SINGAPORE: Following Singapore's buoyant economic performance last year, pundits are expecting a "generous" Budget and their wish lists include cuts in personal tax rates, the abolishment of estate duty, rebates to offset the higher costs of living, and more money from employers to support the greying workforce.
Budget Day will fall on Feb 15, the Parliamentary Clerk announced yesterday.
Citigroup economist Kit Wei Zheng believes that the "bulging Government coffers" suggest "ample fiscal space" to tackle the soaring rate of inflation, which hit a 25-year high late last year.
He said that the Government's fiscal 2007 Budget assumptions were "overly conservative, under-estimating revenue and overestimating expenditures". Instead of a primary fiscal deficit of $640 million projected, Singapore posted a primary fiscal surplus of $8.6 billion in the first half of the year.
"On hindsight, the 2-percentage-point hike in the Goods and Services Tax may have been unnecessary, or could have been delayed or staggered," he said.
Expecting the Government to cut personal tax rate for high earners, which would "go some way" in maintaining Singapore's edge as an attractive place for top global talent, Mr Zheng said there could also "be a case for larger cuts in the lower and middle-income brackets", who had been hit by economic restructuring between 2002 and 2006.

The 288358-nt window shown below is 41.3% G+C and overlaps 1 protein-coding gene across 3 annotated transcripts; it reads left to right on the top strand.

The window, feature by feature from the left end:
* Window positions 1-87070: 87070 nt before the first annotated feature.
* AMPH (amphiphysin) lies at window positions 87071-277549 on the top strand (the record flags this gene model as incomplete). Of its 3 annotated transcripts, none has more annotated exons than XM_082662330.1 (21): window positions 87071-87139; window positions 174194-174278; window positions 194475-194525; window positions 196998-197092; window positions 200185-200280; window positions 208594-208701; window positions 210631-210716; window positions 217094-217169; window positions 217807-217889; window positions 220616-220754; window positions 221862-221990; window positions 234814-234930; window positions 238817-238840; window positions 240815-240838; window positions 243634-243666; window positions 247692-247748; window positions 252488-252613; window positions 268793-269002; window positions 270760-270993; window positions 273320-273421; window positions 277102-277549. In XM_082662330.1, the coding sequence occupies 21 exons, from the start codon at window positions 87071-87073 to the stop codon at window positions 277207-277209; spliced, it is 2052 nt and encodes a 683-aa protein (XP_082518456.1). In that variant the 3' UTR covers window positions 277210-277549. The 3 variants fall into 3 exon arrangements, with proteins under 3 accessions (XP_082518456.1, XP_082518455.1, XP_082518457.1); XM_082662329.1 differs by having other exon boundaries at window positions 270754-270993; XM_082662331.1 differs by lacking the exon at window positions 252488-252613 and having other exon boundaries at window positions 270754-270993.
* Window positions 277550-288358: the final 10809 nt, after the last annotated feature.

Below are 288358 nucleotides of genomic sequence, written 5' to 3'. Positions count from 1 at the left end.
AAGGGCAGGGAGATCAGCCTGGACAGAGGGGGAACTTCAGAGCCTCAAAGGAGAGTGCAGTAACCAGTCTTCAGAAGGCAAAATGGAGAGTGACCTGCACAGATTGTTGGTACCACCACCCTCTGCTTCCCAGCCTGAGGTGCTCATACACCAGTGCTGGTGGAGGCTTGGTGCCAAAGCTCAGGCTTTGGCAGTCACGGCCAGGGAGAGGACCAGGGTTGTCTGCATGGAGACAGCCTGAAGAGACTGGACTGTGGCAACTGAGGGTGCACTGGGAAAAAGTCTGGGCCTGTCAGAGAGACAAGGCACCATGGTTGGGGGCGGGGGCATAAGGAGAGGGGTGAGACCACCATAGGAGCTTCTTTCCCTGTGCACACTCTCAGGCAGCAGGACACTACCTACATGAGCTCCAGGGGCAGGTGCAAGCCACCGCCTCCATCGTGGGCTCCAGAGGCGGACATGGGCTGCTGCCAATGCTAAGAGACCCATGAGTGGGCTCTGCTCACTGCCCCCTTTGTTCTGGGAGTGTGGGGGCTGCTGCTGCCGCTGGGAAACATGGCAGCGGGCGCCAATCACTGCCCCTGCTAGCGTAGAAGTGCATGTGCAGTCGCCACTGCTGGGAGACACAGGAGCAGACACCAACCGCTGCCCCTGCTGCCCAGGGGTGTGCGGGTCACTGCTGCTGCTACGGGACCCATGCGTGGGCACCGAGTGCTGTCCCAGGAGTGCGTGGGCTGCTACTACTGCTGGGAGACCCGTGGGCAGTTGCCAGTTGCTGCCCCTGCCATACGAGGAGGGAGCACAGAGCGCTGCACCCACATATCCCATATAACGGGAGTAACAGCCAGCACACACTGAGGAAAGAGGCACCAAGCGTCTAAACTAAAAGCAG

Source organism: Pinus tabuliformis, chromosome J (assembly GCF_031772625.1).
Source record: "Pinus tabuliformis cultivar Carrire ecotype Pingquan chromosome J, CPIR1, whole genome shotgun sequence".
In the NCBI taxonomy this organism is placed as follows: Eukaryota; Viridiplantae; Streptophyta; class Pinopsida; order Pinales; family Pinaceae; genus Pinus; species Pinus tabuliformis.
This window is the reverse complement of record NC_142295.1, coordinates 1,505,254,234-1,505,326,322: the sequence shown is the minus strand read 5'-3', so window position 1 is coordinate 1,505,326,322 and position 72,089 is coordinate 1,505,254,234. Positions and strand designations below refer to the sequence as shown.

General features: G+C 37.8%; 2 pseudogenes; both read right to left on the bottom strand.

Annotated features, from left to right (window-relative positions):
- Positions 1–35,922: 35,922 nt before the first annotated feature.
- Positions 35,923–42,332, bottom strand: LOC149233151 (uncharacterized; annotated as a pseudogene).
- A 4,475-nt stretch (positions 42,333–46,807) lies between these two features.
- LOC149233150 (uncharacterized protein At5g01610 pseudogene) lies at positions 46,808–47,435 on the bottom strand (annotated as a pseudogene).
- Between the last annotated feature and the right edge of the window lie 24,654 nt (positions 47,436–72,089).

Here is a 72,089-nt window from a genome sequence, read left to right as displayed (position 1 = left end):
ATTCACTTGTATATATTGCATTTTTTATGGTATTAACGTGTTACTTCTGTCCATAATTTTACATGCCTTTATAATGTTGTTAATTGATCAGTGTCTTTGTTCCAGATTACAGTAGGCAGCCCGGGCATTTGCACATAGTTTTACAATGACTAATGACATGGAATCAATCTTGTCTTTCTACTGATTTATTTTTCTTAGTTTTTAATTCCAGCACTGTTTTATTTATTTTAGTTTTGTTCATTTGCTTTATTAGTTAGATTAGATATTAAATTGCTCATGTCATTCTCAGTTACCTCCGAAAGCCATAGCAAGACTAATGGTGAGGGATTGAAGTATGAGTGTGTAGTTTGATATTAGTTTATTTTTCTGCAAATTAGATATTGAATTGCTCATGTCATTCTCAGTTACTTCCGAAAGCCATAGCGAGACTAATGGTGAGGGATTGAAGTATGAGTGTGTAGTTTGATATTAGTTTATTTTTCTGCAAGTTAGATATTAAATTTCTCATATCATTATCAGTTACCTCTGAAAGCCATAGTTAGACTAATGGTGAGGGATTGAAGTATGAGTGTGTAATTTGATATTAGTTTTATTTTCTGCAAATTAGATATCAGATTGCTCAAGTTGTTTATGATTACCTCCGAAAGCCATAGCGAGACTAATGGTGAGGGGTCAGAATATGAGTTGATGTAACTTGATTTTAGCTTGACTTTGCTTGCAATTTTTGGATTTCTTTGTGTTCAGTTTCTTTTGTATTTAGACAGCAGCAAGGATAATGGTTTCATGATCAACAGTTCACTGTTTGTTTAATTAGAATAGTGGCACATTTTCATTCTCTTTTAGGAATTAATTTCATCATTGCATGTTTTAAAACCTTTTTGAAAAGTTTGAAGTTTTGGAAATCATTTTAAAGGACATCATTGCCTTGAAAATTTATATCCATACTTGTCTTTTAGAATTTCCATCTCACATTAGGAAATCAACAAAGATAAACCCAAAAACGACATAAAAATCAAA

He also expects the employers' CPF contribution rate to be restored to 16 per cent, a move that would raise the inflow of funds "to offset the erosion in purchasing power of CPF savings from higher inflation".
The corporate tax rate stands at 18 per cent and Ernst and Young's head of tax Pok Soy Yoong and corporate tax partner Ang Lea Lea urged the Government to refresh the tax incentives regime beyond merely lowering the tax rate.
Already low tax rates are "fast eroding the perceived effectiveness of many of these incentives in the minds of the investors". They said: "When the tax savings is at most 3 per cent, the investor would wonder what the fuss is all about."
Mr David Sandison, Pricewaterhouse-Coopers' tax partner in Singapore, said: "What is really needed is some enhanced fiscal support for employer-sponsored pension schemes".
These would "not only help fill the increasingly widening pension gap, but also go hand-in-hand with Singapore's aim to be king of wealth management in Asia", he said. — TODAY/ar